|Posted by Linda Bates on September 9, 2015 at 12:45 AM|
Flemish can make exellent pets, but it depends on what you are looking for in a pet. Rabbits in general DO NOT enjoy being held. They will let you know that by scratching and sometimes even biting. If you are looking for a pet you can hold, perhaps a rabbit is not for you. Rabbits do best with mature children who understand proper handling.
I get many calls from people wanting to buy the youngest rabbits available as pets for their children. They want the rabbit to grow up with their kids and other pets, and think that is the best idea. Here is my 2 cents.
Just as you don't buy a young green horse for a child that has no experience, you shouldn't buy a young rabbit for children either. Here is why: Young rabbits don't begin to be influenced by hormones until they are about 4 months old. If purchased before that age, you have no idea what their true disposition will be. Some get cranky due to hormones, some do not. You don't know which will be affected until the time comes. So the sweet 10 week old kit can get quite nasty by 12-14 weeks old. Also, when a young rabbit is going through it's adolescent age (5-8 months) they can be a bit defiant and test you, even acting out if not wanting to be held. They also may become hard to potty train at this age as well. This is a stage that many children don't understand and can make worse by over handling the rabbit.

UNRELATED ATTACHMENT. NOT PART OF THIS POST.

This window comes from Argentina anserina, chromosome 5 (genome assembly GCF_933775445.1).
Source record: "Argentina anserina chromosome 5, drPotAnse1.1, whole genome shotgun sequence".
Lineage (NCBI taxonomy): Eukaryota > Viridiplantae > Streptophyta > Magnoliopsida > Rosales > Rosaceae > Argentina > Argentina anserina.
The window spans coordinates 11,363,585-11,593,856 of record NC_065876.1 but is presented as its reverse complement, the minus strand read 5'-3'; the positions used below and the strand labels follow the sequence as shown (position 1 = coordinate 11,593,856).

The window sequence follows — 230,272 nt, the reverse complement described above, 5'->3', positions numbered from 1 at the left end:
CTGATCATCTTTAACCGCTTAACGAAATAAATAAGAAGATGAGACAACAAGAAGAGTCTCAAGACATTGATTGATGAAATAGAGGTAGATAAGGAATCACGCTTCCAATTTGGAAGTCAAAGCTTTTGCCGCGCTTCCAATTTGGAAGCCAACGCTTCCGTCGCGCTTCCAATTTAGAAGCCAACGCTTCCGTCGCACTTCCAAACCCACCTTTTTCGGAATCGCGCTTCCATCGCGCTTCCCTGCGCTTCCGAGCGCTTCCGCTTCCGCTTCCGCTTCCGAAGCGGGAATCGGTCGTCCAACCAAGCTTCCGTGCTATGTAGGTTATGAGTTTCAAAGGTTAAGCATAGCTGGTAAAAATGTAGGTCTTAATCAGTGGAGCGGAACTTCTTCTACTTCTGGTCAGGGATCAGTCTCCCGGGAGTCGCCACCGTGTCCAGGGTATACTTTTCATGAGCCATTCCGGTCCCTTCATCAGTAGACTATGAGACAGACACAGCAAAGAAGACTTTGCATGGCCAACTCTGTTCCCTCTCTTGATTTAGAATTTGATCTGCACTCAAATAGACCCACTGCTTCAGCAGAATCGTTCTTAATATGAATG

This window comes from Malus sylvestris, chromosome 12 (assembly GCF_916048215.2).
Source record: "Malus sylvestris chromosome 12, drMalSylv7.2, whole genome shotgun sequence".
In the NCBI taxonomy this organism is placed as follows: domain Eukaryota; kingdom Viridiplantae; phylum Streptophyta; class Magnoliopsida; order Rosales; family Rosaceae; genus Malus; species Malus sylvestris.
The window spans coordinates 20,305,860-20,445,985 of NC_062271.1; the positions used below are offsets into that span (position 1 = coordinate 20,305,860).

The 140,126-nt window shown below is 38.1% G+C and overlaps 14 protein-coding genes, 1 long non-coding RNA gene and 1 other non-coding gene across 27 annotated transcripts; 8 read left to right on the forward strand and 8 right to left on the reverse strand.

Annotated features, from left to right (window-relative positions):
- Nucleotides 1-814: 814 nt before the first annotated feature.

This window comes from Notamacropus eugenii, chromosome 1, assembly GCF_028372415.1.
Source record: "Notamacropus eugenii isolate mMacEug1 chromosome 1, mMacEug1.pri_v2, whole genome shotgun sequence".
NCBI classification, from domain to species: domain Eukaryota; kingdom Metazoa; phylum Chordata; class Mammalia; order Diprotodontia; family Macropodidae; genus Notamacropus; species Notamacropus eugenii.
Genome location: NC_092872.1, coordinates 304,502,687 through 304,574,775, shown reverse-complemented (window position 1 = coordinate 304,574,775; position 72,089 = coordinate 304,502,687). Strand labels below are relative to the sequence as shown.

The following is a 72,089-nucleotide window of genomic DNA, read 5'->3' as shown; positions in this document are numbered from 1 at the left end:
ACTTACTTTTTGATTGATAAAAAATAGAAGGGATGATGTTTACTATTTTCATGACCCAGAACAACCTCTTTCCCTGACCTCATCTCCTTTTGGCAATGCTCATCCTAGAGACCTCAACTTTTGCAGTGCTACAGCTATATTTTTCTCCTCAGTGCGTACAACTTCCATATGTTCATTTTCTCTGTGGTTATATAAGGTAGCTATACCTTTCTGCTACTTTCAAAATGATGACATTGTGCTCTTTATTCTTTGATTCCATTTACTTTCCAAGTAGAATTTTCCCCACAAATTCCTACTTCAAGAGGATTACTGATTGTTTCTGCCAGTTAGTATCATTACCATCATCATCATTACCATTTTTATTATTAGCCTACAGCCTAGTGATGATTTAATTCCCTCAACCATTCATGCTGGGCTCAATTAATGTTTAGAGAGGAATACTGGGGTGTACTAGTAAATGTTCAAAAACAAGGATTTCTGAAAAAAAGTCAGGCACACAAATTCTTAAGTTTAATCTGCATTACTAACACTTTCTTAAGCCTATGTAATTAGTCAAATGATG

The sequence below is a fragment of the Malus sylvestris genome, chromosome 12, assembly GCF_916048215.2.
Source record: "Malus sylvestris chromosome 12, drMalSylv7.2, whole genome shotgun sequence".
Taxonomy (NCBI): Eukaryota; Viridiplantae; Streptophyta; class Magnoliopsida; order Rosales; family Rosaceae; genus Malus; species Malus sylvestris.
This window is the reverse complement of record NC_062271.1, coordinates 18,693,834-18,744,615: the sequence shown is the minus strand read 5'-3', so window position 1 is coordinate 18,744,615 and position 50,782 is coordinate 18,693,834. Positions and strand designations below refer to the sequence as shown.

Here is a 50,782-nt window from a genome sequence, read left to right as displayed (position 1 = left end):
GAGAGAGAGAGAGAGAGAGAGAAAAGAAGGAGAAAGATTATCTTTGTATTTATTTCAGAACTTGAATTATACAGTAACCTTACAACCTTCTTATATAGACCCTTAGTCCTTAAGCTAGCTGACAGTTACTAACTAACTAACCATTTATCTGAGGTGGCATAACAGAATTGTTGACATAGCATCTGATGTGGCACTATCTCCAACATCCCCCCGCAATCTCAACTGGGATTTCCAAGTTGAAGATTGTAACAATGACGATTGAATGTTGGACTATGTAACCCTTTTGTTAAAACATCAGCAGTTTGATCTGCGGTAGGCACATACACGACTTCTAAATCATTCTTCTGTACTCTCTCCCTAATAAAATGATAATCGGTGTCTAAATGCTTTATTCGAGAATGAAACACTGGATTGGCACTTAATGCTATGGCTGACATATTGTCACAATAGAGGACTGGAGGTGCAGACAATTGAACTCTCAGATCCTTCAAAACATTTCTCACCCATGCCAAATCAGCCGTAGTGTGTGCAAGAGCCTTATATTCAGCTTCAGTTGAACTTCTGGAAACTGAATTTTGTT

My recommendation is to look at rabbits that are about 6 months old or older. At that age the breeder will know exactly what type of personality the rabbit has and if it has clean potty habits or not.. Not all rabbits will use a litter box, but most will with some guidance. I have never had an older rabbit have a hard time adjusting to life with children or other pets. Most do very well and enjoy the company. I highly recommend over six months of age to know exactly what you are getting. Something to think about.